How To Successfully Kill Off A Character In Your Book

I recently beta read a book that is set to be released this fall. In it, a character I'd grown to love dies. I seriously wanted to throw the book at the wall, through the window, etc. I'd grown attached to this character and though this wasn't one of the main characters, their death hurt me. This got me thinking about my upcoming novel and killing off characters in general. How do we, as authors, successfully kill off characters in our book?  When deciding to kill off a character in your novel, I think there are four things you should consider: Who are you killing? How will this person die? How does their death affect other characters or advance the plot? Does this character truly need to die? Let's consider these questions one at a time. 

-Who Are You Killing?

Oftentimes, the person you decide to kill will be the antagonist, but sometimes it can also be the protagonist, a best friend, a side-kick, or a love interest. Or, if you have multiple heroes, you may decide to have one of them die in battle or in a fight with the antagonist. The most important thing to consider here is to think about your why and the emotions you want to convey. It would be pointless to kill off a character no one else likes or a character you've only mentioned once or twice that readers haven't had a chance to bond with or care about. 

How Will Your Character Die?

Ask yourself the following questions: Does he or she sacrifice themselves for the greater good? For a friend or lover? Does a side-kick or best friend die to save the hero? Is the character dying of a terminal illness and decides to commit suicide? Does the villain murder the character? Is the character killed by accident? Does someone mercy-kill the character? Do they give up and die quietly, or fight to the end? Are they in a dangerous situation to begin with, or does the death come out of nowhere? Is the death messy or clean? Is there a chance of recovery? How long does the death take? What tool or weapon was used to kill the character?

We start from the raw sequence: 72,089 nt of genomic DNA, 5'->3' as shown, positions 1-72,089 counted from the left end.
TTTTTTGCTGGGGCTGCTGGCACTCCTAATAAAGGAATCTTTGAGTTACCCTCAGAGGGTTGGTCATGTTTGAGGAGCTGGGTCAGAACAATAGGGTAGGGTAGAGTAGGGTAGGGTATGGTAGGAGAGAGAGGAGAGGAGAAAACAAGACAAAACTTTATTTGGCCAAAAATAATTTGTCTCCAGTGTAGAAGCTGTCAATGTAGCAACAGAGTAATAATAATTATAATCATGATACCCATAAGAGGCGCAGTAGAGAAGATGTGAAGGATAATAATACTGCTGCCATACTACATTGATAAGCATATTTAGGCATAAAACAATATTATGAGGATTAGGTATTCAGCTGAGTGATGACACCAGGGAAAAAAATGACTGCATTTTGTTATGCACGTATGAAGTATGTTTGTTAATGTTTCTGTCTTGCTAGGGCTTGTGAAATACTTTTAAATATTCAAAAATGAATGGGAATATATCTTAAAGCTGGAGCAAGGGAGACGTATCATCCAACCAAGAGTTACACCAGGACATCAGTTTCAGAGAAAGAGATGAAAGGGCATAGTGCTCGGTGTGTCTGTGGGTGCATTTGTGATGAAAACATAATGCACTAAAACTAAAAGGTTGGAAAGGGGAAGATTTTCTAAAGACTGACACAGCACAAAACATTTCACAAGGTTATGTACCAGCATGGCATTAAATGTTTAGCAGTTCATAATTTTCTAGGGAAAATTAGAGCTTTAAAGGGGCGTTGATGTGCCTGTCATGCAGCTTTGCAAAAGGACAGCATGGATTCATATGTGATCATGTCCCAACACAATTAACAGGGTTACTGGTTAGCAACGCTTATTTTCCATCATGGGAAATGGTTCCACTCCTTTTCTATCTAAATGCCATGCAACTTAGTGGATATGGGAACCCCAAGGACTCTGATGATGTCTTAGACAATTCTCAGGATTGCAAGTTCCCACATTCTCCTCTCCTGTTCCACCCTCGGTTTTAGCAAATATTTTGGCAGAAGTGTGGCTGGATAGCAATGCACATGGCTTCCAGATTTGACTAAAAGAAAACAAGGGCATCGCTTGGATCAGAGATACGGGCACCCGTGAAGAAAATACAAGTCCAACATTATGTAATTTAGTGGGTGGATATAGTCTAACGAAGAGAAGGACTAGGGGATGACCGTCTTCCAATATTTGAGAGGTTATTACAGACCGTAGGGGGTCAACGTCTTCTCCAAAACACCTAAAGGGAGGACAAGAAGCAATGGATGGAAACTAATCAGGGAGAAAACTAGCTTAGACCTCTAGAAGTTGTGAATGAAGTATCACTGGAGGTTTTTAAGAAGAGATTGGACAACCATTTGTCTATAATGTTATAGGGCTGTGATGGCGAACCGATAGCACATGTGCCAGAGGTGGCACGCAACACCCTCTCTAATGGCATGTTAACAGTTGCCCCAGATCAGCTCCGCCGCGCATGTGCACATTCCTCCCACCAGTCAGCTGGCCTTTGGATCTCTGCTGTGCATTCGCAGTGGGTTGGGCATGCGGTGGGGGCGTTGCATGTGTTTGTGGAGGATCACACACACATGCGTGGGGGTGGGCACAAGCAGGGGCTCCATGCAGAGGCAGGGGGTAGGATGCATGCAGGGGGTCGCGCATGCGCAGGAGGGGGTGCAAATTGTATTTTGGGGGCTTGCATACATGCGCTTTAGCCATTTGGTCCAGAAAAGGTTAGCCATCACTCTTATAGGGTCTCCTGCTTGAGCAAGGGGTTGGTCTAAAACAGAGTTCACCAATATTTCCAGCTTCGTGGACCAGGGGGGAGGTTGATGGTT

How Does Their Death Affect Others Or Advance The Plot?

Take some time to really think about how the character's death will affect each character. Will they move on quickly, slowly, or never at all? Does the character's death set you up for the climax as the main characters turn against the antagonist to seek revenge? Will some characters become introverted and shy away from interaction with others? Was the death accidental and now the villain has a twisted urge to kill? Did the death happen in a location that the characters used to frequent, but now shy away from approaching? Do other deaths occur because of this one? Could the death have been avoided? Was the death an accident and now another character is dealing with guilt?

Does This Character Truly Need To Die?

Your character's death needs to have a true purpose. For example, are you advancing the plot, emphasizing the theme, or motivating other characters? Does the character's death fulfill another character's goal or create realism? These are important questions to think about because you never want to kill a character just for the sake of killing them or to shock your readers. Every character in your story serves a purpose and when you kill off a character you need to have someone ready in the sidelines to step in and fulfill your deceased character's vacant role. 

Additional Key Takeaways:

-Make your readers care about the character before you kill them off. Otherwise, their death will be worthless and unnecessary. 

-Try killing off a minor character early on in your book so your characters know you're not above killing a character. From that point forward, they'll more than likely be on pins and needles everytime your main character gets in a difficult situation.

I want to hear from you! Was this blog post helpful? Do you have additional tips you would like to share? What's the best character death you've been affected by in a book?

Happy Writing!

-Jade